Year of publication: 2020

Pages: 311

Price:$17.09

Links if any: Amazon

About: Avatar is the first ever bilingual anthology published in English and Italian language of new Indian Science Fiction. It has been edited by Francesco Verso, multiple award Science Fiction writer and editor of Future Fiction, together with Tarun Saint as guest editor. The aim is to bring together cutting edge and contemporary Indian Science Fiction that takes on board some of the most pressing challenges of this 21st century, post-modern and late post-colonial moment. Read more

Book Excerpt : The Doctor and Mrs A.: Ethics and Counter-Ethics in an Indian Dream Analysis by Sarah Pinto

 

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Title: The Doctor and Mrs A.: Ethics and Counter-Ethics in an Indian Dream Analysis

Author: Sarah Pinto

Publisher: Women Unlimited, 2019

Links: Women Unlimited

 

In the early 1940s, Mrs A. was a young housewife, three years married. She was unsettled, ill at ease in her new home, in what should have been a comfortable, secure life during a heady time. War was still on, the young men of her city and its surrounding countryside offered up as the rank and file in the British Army. Friends were away fighting, and those who were not debated their country’s future and wondered which vision of society would shape it. Her hero, Jawaharlal Nehru, was in prison, which upset her greatly.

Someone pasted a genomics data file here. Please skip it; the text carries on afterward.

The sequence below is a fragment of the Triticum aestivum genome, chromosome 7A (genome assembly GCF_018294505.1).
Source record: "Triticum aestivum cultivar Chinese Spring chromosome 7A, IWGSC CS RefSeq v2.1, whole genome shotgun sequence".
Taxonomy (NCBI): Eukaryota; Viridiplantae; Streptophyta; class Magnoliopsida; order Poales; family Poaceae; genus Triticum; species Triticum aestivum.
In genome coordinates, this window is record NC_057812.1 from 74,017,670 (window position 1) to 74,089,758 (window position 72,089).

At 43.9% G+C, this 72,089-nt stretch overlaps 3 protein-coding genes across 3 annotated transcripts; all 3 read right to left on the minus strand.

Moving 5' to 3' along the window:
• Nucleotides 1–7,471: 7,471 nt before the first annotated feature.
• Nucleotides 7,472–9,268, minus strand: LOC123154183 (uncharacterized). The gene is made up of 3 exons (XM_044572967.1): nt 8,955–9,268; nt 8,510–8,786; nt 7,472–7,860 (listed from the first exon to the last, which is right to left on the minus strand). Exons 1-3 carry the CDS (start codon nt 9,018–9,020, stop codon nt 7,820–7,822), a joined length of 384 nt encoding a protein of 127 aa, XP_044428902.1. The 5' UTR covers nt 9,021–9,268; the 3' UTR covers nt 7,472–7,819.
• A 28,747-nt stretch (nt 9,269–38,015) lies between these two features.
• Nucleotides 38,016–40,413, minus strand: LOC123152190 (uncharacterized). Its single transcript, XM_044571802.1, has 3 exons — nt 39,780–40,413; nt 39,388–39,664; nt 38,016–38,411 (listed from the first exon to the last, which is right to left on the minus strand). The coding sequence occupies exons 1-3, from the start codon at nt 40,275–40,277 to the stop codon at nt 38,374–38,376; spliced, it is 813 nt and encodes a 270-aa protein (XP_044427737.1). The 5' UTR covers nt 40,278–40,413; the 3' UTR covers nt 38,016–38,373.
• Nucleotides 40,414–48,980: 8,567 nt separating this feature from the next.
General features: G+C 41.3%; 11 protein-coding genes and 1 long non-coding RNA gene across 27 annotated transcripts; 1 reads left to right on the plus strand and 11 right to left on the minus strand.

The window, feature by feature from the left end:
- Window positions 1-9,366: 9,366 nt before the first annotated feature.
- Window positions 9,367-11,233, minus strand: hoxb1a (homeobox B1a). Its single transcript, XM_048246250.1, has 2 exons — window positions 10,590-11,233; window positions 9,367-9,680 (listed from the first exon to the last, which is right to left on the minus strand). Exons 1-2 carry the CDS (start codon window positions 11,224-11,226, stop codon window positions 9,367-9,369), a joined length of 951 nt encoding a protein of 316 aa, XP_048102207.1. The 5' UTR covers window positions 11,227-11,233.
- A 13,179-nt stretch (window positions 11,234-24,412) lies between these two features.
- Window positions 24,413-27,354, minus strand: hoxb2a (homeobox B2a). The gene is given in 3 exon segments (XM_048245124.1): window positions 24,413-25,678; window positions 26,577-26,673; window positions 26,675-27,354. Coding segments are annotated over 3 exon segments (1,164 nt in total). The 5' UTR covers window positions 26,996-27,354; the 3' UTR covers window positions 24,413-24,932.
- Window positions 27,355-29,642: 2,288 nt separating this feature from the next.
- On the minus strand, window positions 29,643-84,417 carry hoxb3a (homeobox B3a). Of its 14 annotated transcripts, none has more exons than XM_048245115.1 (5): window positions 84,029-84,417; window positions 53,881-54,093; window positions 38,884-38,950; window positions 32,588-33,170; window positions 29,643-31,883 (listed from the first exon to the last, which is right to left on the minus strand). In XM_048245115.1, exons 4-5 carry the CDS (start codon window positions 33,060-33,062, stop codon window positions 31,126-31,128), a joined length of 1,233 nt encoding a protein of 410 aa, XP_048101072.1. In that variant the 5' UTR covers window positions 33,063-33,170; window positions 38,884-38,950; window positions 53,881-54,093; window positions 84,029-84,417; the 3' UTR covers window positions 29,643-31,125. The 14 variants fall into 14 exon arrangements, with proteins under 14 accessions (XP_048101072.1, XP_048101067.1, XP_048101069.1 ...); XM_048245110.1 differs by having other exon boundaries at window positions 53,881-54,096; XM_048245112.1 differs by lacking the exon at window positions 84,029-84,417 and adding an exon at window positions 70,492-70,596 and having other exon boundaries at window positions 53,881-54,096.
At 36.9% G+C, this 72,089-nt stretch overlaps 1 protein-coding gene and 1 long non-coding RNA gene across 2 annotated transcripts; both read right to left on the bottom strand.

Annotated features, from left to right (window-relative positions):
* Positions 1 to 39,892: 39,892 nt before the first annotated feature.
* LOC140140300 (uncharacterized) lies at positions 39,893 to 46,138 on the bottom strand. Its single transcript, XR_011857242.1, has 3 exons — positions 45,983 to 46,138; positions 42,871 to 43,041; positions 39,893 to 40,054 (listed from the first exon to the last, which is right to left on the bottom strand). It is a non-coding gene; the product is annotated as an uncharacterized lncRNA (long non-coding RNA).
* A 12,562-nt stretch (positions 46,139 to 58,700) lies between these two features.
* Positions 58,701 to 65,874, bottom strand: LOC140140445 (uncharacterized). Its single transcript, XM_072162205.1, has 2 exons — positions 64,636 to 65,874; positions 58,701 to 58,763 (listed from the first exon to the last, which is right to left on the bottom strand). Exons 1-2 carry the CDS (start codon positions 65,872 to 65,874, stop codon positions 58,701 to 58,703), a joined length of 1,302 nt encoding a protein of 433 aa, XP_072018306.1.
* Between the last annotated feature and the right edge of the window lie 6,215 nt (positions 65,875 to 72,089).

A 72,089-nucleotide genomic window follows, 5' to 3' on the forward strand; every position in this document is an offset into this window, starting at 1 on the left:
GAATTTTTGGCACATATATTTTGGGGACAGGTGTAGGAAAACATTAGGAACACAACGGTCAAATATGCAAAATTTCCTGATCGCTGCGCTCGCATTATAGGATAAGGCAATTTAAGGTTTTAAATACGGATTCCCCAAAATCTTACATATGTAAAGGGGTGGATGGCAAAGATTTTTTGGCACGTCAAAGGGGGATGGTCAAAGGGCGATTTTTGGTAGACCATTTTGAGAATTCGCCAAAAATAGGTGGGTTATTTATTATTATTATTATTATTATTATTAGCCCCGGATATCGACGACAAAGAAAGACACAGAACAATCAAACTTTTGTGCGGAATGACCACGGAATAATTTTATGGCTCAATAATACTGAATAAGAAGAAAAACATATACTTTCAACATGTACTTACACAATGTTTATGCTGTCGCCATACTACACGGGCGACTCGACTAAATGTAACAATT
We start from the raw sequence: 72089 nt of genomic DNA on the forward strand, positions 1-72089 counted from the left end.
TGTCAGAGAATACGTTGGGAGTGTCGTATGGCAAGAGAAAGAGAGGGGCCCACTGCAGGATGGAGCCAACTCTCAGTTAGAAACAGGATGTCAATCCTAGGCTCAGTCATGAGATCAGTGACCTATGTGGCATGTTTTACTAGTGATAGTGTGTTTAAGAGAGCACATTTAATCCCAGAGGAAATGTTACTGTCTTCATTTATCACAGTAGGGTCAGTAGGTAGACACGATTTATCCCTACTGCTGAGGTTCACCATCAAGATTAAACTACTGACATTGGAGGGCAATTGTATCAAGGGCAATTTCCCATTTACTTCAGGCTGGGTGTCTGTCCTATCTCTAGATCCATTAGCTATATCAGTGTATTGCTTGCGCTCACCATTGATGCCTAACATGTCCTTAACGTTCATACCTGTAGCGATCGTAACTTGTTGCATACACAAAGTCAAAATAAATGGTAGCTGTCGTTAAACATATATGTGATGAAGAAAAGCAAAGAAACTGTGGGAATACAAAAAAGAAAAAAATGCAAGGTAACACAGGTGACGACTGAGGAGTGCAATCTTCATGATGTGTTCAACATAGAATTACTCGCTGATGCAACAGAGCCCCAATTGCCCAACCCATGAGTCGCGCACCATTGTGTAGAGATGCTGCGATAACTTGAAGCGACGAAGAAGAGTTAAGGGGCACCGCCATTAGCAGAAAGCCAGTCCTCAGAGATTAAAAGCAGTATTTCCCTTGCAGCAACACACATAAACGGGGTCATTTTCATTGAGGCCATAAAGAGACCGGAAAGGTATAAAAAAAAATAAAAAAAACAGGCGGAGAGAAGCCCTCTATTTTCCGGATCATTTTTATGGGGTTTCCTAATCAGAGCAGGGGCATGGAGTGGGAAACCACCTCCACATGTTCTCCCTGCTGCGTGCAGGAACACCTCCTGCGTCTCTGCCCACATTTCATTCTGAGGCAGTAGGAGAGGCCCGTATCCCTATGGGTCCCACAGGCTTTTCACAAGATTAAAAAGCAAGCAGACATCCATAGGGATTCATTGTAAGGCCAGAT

When she met with Dev Satya Nand, an army doctor training young psychiatrists to serve on the front lines, he noted her demeanour with affection. Care and enthusiasm overrode clinical reserve. In his eyes, she was cultivated but aloof, empathetic but intimidating, tall and imposing yet timid and ‘tender’, ‘pensive and thoughtful from early school days’. Her contradictions were endearing, making her, perhaps, an ideal analysand, self-aware and reflective, yet mysterious, at times opaque. He wrote:

A beautiful fair-complexioned, dignified and artistically dressed, cultured and well-educated girl. She was taller than the average Indian girl, and attracted attention, as well as commanded respect wherever she was introduced. With large tender eyes, and refined tastes she could charm and even allure when she liked to do so. She was of a trusting nature, confiding and popular with the rich as well as with the poor.

At times she was dreamy and prone to be absent-minded now and then. But at others she would be the very life of a party, and could entertain very well. Read more